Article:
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It took 12 years, but the legal battle over the fate of Austrian master expressionist Egon Schiele’s 1912 portrait of his mistress has finally ended. On Tuesday Vienna’s Leopold Museum agreed to pay $19 million to the estate of a Jewish art dealer who was forced to give up the painting when she fled Nazi Europe in 1937. The painting, ” Portrait of Wally,” was seized by Manhattan district attorney Robert Morgenthau in 1998 while on loan from the Leopold to the Museum of Modern Art and has spent most of the last decade locked in a government warehouse in Queens. Heirs of Lea Bondi Jaray claimed that Leopold Museum’s founder, Austrian are dealer Rudolf Leopold ( who died last month), knew the painting was looted by the Nazis when he acquired it after World War II. The U.S. government battled to keep the painting from being returned to Vienna, finally persuading a federal magistrate judge in 2002 that it had properly confiscated the work under the National Stolen Property Act. Last October, the Jaray estate, represented by Howard Spiegler of Herrick, Feinstein, convinced Manhattan federal district court judge Loretta Preska that the painting had been stolen by the Nazi regime and that a jury should hear its claims against the Leopold. Tuesday’s settlement came just before the July 26 trial was set to commence. Under the terms of the 17-page agreement, “Portrait of Wally” will be exhibited for three weeks at New York’s Museum of Jewish Heritage. It will then be returned to the Leopold’s permanent collection, where it must be displayed with a statement describing its original ownership by Jaray and the Nazi theft. Smith, Gambrell & Russell partner William Barron, who represented the Leopold, did not return our call for comment. Jaray estate counsel Spiegler told us his work on the case gave him a special appreciation both for the fate of Nazi-looted art and for Scheile’s painting itself, which he praised for its “subtle eroticism.” (Spiegler is one of only a handful of people who’ve actually seen the painting during its time in federal custody.) “It’s very gratifying to have been able to work on such an important case and to help achieve some justice for Lea Bondi’s family,” Spiegler said.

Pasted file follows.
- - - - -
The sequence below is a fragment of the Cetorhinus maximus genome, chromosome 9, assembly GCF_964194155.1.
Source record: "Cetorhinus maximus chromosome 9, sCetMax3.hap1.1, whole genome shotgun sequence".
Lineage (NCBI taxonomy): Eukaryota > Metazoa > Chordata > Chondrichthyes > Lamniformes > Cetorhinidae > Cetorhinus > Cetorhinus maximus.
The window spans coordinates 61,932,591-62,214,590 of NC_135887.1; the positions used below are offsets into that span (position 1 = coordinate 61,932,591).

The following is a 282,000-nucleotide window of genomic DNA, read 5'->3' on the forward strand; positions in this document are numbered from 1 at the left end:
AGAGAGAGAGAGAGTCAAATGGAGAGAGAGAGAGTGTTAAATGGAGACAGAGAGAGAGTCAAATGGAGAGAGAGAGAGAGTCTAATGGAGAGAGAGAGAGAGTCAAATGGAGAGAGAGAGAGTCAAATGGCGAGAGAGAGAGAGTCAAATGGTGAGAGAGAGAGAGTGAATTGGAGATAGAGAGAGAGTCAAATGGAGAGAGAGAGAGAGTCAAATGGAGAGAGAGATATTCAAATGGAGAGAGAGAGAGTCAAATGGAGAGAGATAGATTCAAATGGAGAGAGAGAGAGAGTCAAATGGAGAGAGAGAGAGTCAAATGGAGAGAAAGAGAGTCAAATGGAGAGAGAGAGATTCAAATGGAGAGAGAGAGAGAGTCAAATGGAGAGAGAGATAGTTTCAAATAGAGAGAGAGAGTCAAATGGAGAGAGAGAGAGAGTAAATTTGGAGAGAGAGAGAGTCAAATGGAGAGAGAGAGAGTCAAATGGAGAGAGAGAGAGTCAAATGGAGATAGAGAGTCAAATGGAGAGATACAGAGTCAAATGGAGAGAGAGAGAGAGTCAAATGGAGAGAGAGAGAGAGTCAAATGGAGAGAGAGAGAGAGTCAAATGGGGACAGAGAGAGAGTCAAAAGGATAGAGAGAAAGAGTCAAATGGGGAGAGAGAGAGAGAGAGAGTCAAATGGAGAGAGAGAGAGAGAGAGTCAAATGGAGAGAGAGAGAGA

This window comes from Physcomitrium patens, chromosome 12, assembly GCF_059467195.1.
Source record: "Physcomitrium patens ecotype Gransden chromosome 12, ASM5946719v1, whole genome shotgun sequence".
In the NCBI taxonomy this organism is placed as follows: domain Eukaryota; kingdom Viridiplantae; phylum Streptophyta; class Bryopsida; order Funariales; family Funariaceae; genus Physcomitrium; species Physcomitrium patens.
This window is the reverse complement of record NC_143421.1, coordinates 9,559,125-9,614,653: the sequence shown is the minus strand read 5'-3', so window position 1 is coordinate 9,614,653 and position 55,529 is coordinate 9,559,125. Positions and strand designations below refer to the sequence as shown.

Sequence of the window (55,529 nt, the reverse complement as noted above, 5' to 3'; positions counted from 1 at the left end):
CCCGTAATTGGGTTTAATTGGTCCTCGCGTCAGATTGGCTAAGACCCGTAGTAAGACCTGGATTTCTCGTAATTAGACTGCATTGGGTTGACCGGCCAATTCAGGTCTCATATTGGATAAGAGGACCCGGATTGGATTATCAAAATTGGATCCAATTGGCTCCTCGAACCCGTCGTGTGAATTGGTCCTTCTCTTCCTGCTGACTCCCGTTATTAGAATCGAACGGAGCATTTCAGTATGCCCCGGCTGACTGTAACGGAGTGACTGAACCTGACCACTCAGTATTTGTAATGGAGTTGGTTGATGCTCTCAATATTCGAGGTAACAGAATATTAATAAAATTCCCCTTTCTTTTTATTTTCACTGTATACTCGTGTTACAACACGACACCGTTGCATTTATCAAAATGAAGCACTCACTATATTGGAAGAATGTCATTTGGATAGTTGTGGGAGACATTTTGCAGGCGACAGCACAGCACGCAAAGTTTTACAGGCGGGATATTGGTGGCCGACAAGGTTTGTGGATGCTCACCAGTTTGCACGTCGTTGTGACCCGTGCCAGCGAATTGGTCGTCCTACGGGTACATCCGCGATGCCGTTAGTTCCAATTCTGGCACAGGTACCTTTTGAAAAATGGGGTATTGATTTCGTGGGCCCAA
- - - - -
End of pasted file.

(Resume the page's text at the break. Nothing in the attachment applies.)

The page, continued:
This story originally appeared in The Am Law Litigation Daily, a Law.com sibling publication.

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